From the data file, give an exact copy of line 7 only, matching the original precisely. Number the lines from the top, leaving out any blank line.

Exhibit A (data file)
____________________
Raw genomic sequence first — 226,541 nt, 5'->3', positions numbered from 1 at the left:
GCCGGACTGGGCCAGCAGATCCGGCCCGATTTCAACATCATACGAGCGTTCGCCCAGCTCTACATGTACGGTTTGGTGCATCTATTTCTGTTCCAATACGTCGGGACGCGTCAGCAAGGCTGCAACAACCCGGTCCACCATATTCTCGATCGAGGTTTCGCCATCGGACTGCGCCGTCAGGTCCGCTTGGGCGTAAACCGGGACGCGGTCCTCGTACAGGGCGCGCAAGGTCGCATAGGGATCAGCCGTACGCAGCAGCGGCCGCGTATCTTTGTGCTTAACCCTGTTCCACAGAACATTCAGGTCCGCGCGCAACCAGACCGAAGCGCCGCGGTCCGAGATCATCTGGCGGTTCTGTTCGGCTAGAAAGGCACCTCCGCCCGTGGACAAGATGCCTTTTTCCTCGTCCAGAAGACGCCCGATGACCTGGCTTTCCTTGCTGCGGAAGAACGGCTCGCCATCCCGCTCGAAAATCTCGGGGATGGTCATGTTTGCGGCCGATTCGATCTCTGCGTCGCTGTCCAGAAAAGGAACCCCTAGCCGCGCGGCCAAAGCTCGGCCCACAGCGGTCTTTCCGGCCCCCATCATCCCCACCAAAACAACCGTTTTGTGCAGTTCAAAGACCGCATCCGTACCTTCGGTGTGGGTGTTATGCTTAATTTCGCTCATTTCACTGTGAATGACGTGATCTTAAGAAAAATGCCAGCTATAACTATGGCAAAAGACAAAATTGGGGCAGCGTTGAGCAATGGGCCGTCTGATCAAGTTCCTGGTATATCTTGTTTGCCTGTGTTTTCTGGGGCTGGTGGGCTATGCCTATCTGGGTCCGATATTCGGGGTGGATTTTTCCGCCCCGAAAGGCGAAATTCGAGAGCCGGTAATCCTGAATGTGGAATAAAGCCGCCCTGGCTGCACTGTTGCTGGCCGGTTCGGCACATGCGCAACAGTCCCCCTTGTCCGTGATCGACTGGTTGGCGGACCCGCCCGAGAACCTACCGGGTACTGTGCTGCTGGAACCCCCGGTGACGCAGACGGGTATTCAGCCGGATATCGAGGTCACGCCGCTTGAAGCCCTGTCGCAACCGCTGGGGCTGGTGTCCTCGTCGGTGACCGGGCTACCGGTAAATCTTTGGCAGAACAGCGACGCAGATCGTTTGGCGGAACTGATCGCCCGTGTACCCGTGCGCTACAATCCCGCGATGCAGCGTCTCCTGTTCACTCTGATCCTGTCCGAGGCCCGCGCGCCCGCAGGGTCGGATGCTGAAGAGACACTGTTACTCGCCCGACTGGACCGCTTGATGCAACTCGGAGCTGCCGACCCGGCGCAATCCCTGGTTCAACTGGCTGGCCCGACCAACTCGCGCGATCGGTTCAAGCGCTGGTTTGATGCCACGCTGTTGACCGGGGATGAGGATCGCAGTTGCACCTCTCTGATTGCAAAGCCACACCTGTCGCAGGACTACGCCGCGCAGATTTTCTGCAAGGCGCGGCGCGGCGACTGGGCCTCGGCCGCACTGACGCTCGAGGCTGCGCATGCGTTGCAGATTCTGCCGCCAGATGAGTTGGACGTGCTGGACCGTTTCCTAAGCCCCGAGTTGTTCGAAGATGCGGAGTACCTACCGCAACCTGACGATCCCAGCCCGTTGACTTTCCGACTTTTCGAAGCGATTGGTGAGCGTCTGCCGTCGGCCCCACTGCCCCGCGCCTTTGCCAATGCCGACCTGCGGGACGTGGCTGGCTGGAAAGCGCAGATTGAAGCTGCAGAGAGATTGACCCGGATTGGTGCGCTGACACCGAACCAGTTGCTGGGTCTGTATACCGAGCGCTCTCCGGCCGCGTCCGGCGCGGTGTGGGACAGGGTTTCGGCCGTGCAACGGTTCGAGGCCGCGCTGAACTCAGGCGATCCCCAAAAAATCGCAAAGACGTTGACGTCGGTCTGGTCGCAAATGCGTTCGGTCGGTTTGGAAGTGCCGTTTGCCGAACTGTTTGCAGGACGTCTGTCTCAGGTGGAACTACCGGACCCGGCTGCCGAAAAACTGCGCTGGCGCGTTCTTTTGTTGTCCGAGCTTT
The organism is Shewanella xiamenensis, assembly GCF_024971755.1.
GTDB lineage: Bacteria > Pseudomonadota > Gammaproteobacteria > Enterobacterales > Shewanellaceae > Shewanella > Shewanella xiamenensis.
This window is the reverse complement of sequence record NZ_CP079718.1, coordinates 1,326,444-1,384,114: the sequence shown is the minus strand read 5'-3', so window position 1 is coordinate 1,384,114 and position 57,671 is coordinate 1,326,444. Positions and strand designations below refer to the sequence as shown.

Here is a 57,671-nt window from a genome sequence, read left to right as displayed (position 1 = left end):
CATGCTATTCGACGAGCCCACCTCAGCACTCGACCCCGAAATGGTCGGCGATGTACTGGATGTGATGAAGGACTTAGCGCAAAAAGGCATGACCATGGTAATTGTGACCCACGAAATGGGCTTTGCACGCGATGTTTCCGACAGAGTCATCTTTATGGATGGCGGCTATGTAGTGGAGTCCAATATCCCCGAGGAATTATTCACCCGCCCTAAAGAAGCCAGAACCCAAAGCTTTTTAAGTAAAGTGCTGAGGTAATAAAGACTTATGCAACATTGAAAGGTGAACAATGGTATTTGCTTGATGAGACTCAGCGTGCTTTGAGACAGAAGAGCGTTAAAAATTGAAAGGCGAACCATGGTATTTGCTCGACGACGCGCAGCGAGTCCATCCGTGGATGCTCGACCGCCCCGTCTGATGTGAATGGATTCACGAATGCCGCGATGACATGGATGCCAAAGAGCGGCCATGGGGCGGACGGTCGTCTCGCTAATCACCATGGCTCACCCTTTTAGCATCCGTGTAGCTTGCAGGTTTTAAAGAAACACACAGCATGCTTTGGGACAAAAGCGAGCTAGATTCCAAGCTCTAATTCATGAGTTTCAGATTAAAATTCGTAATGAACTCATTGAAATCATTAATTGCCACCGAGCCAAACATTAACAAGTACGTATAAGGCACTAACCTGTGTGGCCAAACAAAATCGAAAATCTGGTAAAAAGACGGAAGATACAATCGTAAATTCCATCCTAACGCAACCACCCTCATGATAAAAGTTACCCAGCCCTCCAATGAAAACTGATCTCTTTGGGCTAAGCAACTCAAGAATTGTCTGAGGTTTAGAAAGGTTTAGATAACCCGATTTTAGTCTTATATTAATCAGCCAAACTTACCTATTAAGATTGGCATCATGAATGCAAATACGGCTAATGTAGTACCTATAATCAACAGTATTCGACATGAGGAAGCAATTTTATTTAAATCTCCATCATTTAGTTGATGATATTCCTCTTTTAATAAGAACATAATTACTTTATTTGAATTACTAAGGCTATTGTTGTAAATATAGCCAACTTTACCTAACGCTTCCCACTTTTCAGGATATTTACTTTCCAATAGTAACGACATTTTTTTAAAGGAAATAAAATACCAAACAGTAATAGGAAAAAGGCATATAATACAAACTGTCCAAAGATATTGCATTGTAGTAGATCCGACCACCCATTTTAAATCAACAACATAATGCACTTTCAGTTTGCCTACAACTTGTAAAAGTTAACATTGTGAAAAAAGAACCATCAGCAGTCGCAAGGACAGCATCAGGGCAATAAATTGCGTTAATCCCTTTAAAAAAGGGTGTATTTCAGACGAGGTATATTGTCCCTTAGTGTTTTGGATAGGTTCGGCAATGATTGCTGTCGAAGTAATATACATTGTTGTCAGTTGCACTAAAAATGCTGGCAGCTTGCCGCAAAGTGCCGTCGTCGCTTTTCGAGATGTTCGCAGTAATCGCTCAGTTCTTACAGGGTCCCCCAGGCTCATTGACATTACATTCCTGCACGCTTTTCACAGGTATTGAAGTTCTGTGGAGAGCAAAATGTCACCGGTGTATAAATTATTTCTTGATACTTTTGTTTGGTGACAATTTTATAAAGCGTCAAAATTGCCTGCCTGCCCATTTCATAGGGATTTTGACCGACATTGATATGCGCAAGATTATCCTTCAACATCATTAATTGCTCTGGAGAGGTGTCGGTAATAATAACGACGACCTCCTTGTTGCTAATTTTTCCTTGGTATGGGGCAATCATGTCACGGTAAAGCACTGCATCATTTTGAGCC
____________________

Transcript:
CATGCTATTCGACGAGCCCACCTCAGCACTCGACCCCGAAATGGTCGGCGATGTACTGGATGTGATGAAGGACTTAGCGCAAAAAGGCATGACCATGGTAATTGTGACCCACGAAATGGGCTTTGCACGCGATGTTTCCGACAGAGTCATCTTTATGGATGGCGGCTATGTAGTGGAGTCCAATATCCCCGAGGAATTATTCACCCGCCCTAAAGAAGCCAGAACCCAAAGCTTTTTAAGTAAAGTGCTGAGGTAATAAAGACTTATGCAACATTGAAAGGTGAACAATGGTATTTGCTTGATGAGACTCAGCGTGCTTTGAGACAGAAGAGCGTTAAAAATTGAAAGGCGAACCATGGTATTTGCTCGACGACGCGCAGCGAGTCCATCCGTGGATGCTCGACCGCCCCGTCTGATGTGAATGGATTCACGAATGCCGCGATGACATGGATGCCAAAGAGCGGCCATGGGGCGGACGGTCGTCTCGCTAATCACCATGGCTCACCCTTTTAGCATCCGTGTAGCTTGCAGGTTTTAAAGAAACACACAGCATGCTTTGGGACAAAAGCGAGCTAGATTCCAAGCTCTAATTCATGAGTTTCAGATTAAAATTCGTAATGAACTCATTGAAATCATTAATTGCCACCGAGCCAAACATTAACAAGTACGTATAAGGCACTAACCTGTGTGGCCAAACAAAATCGAAAATCTGGTAAAAAGACGGAAGATACAATCGTAAATTCCATCCTAACGCAACCACCCTCATGATAAAAGTTACCCAGCCCTCCAATGAAAACTGATCTCTTTGGGCTAAGCAACTCAAGAATTGTCTGAGGTTTAGAAAGGTTTAGATAACCCGATTTTAGTCTTATATTAATCAGCCAAACTTACCTATTAAGATTGGCATCATGAATGCAAATACGGCTAATGTAGTACCTATAATCAACAGTATTCGACATGAGGAAGCAATTTTATTTAAATCTCCATCATTTAGTTGATGATATTCCTCTTTTAATAAGAACATAATTACTTTATTTGAATTACTAAGGCTATTGTTGTAAATATAGCCAACTTTACCTAACGCTTCCCACTTTTCAGGATATTTACTTTCCAATAGTAACGACATTTTTTTAAAGGAAATAAAATACCAAACAGTAATAGGAAAAAGGCATATAATACAAACTGTCCAAAGATATTGCATTGTAGTAGATCCGACCACCCATTTTAAATCAACAACATAATGCACTTTCAGTTTGCCTACAACTTGTAAAAGTTAACATTGTGAAAAAAGAACCATCAGCAGTCGCAAGGACAGCATCAGGGCAATAAATTGCGTTAATCCCTTTAAAAAAGGGTGTATTTCAGACGAGGTATATTGTCCCTTAGTGTTTTGGATAGGTTCGGCAATGATTGCTGTCGAAGTAATATACATTGTTGTCAGTTGCACTAAAAATGCTGGCAGCTTGCCGCAAAGTGCCGTCGTCGCTTTTCGAGATGTTCGCAGTAATCGCTCAGTTCTTACAGGGTCCCCCAGGCTCATTGACATTACATTCCTGCACGCTTTTCACAGGTATTGAAGTTCTGTGGAGAGCAAAATGTCACCGGTGTATAAATTATTTCTTGATACTTTTGTTTGGTGACAATTTTATAAAGCGTCAAAATTGCCTGCCTGCCCATTTCATAGGGATTTTGACCGACATTGATATGCGCAAGATTATCCTTCAACATCATTAATTGCTCTGGAGAGGTGTCGGTAATAATAACGACGACCTCCTTGTTGCTAATTTTTCCTTGGTATGGGGCAATCATGTCACGGTAAAGCACTGCATCATTTTGAGCC